and investments delivering the promised benefits and is the

organisation getting appropriate returns? Who better than the

information officers, with all their understanding of change

management, to contribute to ensuring that projects include necessary

steps to enable benefit realisation, not just technology

implementation? Many projects end when systems are implemented,

leaving benefit extraction up to the business and not even tracked,

Kogekar says. This leads to investments that may not produce promised

benefits. "CIOs can play an effective role in ensuring projects

deliver business outcomes and not just technology installation," he

says. "They can also help track the benefits."

Like that of the CFO, the information officer's role touches many

parts of the business, Kogekar says, as their understanding of project

selection and governance can easily extend to other investments and

strategic initiatives. Similarly, understanding of technology risks

and risk management can contribute greatly to improving the board's

understanding of the business, and in securing resources to

successfully manage these risks. "An effective framework to manage

risks is more important than technology systems and other standards,"

he says. "I have seen multiple risk reporting systems of varying

complexity. When people at all levels understand how to report and

manage risks in their operation, the governance becomes effective.

Otherwise it is 'garbage in and garbage out'."

Internet and technology strategist Lily "Spider" Redgold says good

corporate governance reflects awareness by decisions-makers in

applying smart thinking based on accurate reporting. "A CIO should

prepare a technology roadmap along with a helicopter view schedule

that clearly connects the improved functions and services to specific

investment in technology," Redgold says. "This can turn business

executives into allies. The roadmap provides a common conversation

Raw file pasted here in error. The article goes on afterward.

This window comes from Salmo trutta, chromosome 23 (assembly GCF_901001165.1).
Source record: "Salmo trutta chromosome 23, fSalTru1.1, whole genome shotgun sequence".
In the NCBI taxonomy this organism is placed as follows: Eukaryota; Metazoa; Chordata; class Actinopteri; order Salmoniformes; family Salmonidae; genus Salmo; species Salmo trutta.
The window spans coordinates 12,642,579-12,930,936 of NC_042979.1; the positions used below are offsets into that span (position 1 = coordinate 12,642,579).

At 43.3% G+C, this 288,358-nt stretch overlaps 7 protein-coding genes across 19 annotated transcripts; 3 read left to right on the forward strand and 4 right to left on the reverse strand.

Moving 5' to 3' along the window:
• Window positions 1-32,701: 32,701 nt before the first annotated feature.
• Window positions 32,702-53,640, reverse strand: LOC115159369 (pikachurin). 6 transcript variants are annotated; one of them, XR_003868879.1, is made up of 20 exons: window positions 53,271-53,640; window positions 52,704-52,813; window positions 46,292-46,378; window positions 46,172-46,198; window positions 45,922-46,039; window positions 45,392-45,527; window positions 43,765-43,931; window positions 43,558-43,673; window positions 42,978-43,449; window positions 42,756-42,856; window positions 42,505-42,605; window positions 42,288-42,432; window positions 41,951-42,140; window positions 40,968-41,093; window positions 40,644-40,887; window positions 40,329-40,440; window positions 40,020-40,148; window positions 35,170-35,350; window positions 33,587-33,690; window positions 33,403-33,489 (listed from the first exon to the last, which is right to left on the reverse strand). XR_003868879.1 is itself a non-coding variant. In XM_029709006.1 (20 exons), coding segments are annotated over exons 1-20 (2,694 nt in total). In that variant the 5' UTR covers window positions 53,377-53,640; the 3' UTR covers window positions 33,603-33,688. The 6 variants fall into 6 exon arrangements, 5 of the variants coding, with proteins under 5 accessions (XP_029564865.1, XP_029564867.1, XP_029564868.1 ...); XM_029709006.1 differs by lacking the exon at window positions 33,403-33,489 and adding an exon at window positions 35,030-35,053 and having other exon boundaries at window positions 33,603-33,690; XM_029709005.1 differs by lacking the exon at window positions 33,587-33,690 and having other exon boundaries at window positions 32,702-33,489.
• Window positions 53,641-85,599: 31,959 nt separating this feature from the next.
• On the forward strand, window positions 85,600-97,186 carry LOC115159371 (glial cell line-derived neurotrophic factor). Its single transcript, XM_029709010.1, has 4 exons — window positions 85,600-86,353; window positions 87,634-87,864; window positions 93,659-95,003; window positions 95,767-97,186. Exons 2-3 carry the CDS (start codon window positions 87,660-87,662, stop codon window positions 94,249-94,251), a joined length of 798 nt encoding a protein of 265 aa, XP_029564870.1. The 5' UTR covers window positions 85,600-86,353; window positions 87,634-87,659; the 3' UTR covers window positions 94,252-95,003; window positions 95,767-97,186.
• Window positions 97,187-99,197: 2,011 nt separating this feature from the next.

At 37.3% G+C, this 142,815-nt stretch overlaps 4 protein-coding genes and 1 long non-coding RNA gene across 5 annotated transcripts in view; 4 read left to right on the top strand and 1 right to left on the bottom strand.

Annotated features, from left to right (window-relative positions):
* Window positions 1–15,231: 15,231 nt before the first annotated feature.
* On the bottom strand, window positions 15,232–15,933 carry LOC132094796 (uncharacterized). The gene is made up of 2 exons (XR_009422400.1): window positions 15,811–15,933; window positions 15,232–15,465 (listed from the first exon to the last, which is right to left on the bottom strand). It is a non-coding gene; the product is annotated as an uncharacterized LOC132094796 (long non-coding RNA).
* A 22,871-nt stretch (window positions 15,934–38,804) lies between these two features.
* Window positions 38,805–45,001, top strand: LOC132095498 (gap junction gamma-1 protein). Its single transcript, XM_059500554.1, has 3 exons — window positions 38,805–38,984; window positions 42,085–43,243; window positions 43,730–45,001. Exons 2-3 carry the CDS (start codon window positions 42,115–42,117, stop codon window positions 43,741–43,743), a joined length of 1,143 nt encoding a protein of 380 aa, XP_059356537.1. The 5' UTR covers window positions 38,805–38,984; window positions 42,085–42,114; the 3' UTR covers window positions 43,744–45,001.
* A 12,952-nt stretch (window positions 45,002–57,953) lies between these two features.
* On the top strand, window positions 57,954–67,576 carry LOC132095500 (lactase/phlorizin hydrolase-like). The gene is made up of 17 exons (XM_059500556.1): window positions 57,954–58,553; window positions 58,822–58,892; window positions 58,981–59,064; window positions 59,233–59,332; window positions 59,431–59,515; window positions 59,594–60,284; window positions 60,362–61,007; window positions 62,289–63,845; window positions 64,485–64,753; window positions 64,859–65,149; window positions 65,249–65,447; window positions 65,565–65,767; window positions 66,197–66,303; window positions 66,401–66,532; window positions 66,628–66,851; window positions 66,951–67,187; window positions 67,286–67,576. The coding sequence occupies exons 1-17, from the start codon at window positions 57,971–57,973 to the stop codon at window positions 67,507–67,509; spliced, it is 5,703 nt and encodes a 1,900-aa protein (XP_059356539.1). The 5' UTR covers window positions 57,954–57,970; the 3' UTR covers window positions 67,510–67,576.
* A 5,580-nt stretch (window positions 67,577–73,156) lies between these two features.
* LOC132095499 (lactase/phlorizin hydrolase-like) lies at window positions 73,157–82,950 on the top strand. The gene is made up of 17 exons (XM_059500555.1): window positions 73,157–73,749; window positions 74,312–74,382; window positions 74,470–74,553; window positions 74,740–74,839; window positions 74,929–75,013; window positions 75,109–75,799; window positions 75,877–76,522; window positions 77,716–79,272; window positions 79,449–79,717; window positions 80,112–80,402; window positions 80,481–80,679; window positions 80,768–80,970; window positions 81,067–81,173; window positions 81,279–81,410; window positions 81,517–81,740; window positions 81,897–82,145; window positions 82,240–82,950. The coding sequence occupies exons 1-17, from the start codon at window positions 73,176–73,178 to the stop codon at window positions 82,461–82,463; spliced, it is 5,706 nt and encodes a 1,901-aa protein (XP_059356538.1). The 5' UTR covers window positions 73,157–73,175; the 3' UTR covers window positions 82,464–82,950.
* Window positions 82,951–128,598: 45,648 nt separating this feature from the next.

that is focused on resources and functional requirements and the

technology change required to deliver these improvements. The

conversation becomes one of strategy at the divisional level. The CIO

is best placed to contribute to this if on the senior executive team

and reporting directly to the chief executive officer."

One of the challenges is selecting a method to facilitate choice when

competing projects are very different, Redgold says. She finds the

method provided by the Product Development Institute

(www.stage-gate.com/index.php) to be effective across internal and

outsourced activities. It offers a way to score strategic fit and

technology complexity across products and projects and improve

decision-making behaviour. She also uses a project classification

model from Max Wideman to assess complexity

(www.maxwideman.com/papers/index.htm).

"There are plenty of change-management tools but tools support your

processes," Redgold says. "Choosing can have a ripple effect and cause

an organisation to implement processes on the fly to meet the

requirements of a tool. Making the development of governance process

part of an implementation can create cost, time and scope-slippage for

that project. Good tools with broken processes won't get anyone very

far and good processes may be enough with spread sheets and document

registers, except in large organisations."

Set the bar

Governance is being made easier as the IT service management industry

enters the next stage of its evolution. For example, there is now an

international standard for IT Service Management, ISO/IEC 20000, BMC

Software solutions architect Erin Casteel says. "This ISO standard

tells us what to do, whereas frameworks like ITIL and COBIT tell us

how to do it," Casteel says.

"The big question most CIOs are asking is 'What do we do?' This

standard clearly helps to answer that question. We also now have more

highly developed and integrated toolsets that can provide the much

greater end-to-end visibility and control required for successful IT

governance. Finally, the fact that we can now automate so many more of

the tasks which were previously done manually means that staff will be

able to spend more time focused on innovation, rather than just

keeping the lights on.

"This combination of governance, integrated process and automation is

powerful - rather like a ship that previously had to rely on the stars

to navigate and now has access to satellite navigation. How much

easier to pinpoint exactly where you want to go, and then actually get

there!"